How do I Identify a Marking on the Bottom of a Figurine?

By Louise Harding
An appraiser is the most reliable way of identifying your figurine's marking.

Ancient figurines have been discovered in archaeological digs the world over. As art and figurine mediums evolved, talented artisans and companies began putting markings on figurines to identify the maker. Markings are also called signatures, ceramic marks, porcelain markings, maker’s marks, logos, backstamps, trademarks or pottery signs. The marking can be hand-drawn, painted, stamped, incised or on some type of paper. Identifying the marking can sometimes be difficult without a professional appraisal, but many books and websites are available to aid your research.

Searching Online

Enter the information found beneath your figurine into an Internet search engine. The information found on a maker’s mark can indicate the importer, exporter, name of the factory or decorator, name of the potter or pattern, or the location where the figurine was made.

Search online photographs to compare your figurine’s mark to posted photographs. If the figurine has a clear logo for you to use in comparison, enter "figurine maker’s mark" or "figurine mark" into a search engine. Compare photos of markings to the marking beneath your figurine.

Search online for maker’s mark websites for china and figurines. If your figurine is silver, pewter or other metal, the mark is called a hallmark, and you will need to look for figurine websites specializing in those materials. Many of these websites have thousands of marks to peruse, but you have to pay to access the photographs and illustrations. Some websites have a contact form to request one free query.

Searching in Books and Stores

Go to a library or bookstore, and browse books featuring maker’s marks for china and figurines. Many books concentrate on only one maker or company due to the sheer volume of marks used. For example, over a period of 100 years, Noritake has used more than 400 marks on its products.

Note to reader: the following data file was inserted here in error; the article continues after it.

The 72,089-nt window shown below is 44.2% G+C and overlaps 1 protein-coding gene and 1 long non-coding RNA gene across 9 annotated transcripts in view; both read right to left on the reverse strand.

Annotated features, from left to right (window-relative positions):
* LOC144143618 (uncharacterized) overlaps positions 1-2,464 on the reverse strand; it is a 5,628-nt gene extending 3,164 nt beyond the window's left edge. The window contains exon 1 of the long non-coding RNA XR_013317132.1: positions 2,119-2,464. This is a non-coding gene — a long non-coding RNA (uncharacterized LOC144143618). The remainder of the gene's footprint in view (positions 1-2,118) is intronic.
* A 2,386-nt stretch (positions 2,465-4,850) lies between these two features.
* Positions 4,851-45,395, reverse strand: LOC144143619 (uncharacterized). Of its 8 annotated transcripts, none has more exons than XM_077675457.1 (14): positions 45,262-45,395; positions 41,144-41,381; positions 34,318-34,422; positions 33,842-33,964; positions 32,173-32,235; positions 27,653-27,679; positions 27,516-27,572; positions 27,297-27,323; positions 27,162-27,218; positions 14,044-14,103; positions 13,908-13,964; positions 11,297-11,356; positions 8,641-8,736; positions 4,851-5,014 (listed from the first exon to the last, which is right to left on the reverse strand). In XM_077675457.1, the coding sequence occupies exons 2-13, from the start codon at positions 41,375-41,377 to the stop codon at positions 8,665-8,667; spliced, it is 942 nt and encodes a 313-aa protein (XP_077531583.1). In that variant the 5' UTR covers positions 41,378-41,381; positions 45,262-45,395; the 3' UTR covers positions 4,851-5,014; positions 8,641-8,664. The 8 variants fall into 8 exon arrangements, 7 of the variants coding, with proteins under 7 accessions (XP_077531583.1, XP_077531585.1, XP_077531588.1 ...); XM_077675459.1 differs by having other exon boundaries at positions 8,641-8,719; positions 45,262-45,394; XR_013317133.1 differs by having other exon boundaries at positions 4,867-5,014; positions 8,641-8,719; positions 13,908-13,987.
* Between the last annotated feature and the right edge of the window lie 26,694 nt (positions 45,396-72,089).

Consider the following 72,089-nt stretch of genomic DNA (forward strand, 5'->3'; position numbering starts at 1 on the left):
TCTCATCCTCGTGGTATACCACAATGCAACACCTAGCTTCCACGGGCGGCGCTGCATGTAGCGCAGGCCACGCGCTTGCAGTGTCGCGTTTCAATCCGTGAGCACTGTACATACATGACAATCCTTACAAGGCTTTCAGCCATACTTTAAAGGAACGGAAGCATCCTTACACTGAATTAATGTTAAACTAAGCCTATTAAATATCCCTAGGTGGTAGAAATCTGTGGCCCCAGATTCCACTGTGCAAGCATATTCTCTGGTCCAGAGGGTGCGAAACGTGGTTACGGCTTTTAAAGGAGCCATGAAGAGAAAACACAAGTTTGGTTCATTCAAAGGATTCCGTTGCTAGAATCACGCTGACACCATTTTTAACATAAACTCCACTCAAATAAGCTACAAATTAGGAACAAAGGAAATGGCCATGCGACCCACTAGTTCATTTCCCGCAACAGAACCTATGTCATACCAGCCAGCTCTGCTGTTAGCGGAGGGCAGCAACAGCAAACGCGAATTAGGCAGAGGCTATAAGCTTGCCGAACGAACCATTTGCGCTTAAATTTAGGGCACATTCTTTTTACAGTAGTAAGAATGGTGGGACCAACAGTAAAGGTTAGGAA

Search online bookstores or websites for books related to the information beneath your figurine, or about china and figurine maker’s marks in general.

Search china and antique stores, and compare the maker’s marks on products sold there to the mark beneath your figurine. The details provided on tags, price tags or purchase information may lead you to identifying your figurine.

Seeking a Professional Appraisal

Consult the telephone book for china or porcelain appraisers.

Call the appraisers and ask if they identify maker’s marks. Appraisers charge a fee for this service.

Take your figurine to an appraiser. An appraiser can provide you with your figurine’s value.

Tip

Popular porcelain figurines are often reproduced. An appraiser will be able to tell an authentic figurine from a less valuable or valueless knock-off.

About the Author

Louise Harding holds a B.A. in English language arts and is a licensed teacher. Harding is a professional fiction writer. She is mother to four children, two adopted internationally, and has had small businesses involving sewing and crafting for children and the home. Harding's frugal domestic skills help readers save money around the home.